Famous Rulers in History Napoleon Bonaparte Part 5

About the famous French Ruler Napoleon Bonaparte, biography and history, quote and quotations, little-known facts.

Famous and Infamous Rulers in History


Napoleon was a megalomaniacal dictator bent on grabbing and holding on to more and more power. The only element separating Napoleon from Hitler was the latter's extermination of the Jews. Napoleon's national police force, which he used to crush all political opposition, presaged the Gestapo. Any reforms he instituted were hatched merely to strengthen his grip on the empire or to prevent the natives from getting too restless. Although he may have fostered "equality" and "fraternity," he ignored the third ideal of the French Revolution, "liberty." The rights of free speech, press, and assembly were sacrificed to Napoleon's insatiable appetite for power and conquest.

On the other hand, Napoleon instituted political and social reforms which lived long after him. He pulled France from the jaws of bankruptcy, and with the creation of the quasi-national Bank of France, he put the country on such firm fiscal footing that France was one of the last governments to be bumped off the gold standard by the depression of the 1930s. He devised France's first fair system of tax assessment and collection. The Napoleonic Code, promulgated in 1804, combined the basic tenets of old Roman law with modern French statutes. It came to be adopted throughout the empire and served as a precedent for subsequent codification of criminal and commercial laws in France and elsewhere. Law in Quebec and in the massive Louisiana Territory was based on the Napoleonic Code. Napoleon reined in the excesses of the French Revolution, yet managed to translate its spirit into law. He stamped out the last vestiges of feudalism and planted the seeds of the modern middle class. By toppling the royal house in Spain, Napoleon hastened the independence movements of Madrid's South American colonies.

Little-Known Facts: On Apr. 12, 1814, after surrendering for the first time but before being shipped off to Elba, Napoleon attempted suicide by swallowing a vial of poison which he had been carrying with him since Moscow. Instead of killing him, however, the weakened toxin merely gave him the hiccups. He hiccuped so violently that he vomited before the poison had a chance to do any real harm.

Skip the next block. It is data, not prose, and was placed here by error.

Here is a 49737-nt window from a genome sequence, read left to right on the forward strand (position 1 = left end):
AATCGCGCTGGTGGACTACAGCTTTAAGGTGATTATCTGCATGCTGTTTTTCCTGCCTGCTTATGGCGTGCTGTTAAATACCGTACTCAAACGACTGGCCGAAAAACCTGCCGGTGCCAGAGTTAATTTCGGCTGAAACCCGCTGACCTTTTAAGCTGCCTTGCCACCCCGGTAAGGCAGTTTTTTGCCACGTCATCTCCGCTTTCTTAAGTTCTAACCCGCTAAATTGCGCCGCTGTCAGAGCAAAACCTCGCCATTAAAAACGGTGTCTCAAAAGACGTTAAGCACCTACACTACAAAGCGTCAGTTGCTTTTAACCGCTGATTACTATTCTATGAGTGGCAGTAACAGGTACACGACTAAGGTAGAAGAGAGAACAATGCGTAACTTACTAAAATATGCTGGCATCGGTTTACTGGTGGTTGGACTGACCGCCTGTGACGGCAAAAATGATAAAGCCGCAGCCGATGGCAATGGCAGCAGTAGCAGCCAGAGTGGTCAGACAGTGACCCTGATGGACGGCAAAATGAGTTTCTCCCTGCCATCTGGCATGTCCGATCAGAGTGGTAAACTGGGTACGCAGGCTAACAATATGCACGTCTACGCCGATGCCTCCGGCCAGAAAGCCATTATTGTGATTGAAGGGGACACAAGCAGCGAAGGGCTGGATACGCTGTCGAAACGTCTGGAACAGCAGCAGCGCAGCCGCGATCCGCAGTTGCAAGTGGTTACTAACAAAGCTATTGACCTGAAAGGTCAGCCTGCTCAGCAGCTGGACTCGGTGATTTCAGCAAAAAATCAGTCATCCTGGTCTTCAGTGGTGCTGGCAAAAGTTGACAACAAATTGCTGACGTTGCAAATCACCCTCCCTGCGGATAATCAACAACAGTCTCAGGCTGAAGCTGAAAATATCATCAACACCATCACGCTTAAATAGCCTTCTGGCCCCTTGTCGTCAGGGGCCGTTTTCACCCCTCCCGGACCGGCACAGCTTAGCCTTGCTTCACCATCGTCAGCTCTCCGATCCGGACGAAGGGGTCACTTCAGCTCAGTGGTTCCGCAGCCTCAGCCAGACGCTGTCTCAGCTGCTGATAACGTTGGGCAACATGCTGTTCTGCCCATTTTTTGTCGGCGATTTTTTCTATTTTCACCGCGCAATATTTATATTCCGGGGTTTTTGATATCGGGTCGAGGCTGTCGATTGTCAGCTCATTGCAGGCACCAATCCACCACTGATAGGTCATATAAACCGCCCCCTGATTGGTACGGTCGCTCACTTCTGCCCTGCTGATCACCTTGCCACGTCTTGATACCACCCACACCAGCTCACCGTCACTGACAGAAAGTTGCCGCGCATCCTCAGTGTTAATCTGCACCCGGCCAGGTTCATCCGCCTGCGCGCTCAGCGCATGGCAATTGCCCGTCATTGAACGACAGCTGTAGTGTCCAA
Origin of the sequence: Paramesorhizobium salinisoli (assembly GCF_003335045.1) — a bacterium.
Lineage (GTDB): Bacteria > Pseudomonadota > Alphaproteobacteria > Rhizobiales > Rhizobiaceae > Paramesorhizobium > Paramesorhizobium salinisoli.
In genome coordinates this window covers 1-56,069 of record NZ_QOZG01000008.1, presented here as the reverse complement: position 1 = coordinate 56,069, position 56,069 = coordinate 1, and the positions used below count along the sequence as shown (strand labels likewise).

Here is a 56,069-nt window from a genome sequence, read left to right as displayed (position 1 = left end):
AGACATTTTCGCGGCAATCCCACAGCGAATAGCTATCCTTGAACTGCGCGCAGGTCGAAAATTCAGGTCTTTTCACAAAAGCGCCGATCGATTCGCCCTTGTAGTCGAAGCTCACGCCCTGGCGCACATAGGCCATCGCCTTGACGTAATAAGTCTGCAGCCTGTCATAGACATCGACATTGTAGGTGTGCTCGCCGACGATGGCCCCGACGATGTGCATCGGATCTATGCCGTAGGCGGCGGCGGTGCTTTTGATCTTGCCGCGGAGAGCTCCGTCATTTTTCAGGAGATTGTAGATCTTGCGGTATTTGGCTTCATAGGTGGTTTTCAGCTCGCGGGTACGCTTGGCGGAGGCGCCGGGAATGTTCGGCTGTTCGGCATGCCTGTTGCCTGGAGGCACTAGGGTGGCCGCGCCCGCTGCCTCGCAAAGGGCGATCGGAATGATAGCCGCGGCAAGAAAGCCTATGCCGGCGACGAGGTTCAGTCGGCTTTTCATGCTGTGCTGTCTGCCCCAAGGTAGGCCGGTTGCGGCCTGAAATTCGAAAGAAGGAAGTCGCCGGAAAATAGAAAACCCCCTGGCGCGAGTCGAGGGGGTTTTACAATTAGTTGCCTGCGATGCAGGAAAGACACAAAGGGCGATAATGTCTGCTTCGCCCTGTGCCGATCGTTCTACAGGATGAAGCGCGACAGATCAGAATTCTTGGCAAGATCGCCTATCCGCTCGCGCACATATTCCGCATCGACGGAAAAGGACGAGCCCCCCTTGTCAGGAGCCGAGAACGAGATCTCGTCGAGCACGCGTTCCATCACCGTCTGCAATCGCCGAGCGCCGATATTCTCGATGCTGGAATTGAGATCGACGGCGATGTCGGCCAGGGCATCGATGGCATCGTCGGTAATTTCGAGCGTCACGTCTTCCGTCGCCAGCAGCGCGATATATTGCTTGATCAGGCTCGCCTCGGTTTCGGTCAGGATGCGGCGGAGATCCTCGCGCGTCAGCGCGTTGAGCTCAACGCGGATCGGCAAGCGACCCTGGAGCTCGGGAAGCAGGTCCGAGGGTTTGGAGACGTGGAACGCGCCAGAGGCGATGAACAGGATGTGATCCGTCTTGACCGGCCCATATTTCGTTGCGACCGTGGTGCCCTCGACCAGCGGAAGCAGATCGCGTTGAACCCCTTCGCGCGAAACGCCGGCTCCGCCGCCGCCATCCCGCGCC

Napoleon's one great indulgence was a long bath. During his final exile on St. Helena, with a lot of time on his hands, the former emperor would take as many as three baths a day, some lasting several hours. When he was not lathering up, he would sit soaking with book in hand or lost in thought.

During his exile on St. Helena, Napoleon was very proud and protective of his flower garden. Whenever a neighbor's goat or chicken or cow would stray into his floral patch and begin nibbling his precious petals, Napoleon would reach for his trusty carbine and shoot the unwary animal dead. This did not increase his popularity with his neighbors.

Quotes By: "Power is my mistress. I have worked too hard at her conquest to allow anyone to take her away from me, or even to covet her."--1804

"What is the throne?--a bit of wood gilded and covered with velvet. I am the state--I alone am here the representative of the people. Even if I had done wrong, you should not have reproached me in public; people wash their dirty linen at home. France has more need of me than I of France."--Address to the Senate, 1814

"One never climbs so high as when he knows not where he is going."

Quotes About: "The Corsican ruffian is beyond all doubt a hero in the common acceptance of the word."--John Quincy Adams, U.S. minister to Prussia, 1800

"That devil of a man exercises upon me a fascination that I cannot explain to myself; and in such degree that though I fear neither God nor devil, I am ready to tremble like a child when I am in his presence, and he could make me go through the eye of a needle to throw myself into the fire."--Gen. Dominique Vandamme, commander under Napoleon

"He never in his life had patience for a defensive war."--Duke of Wellington, victor of Waterloo

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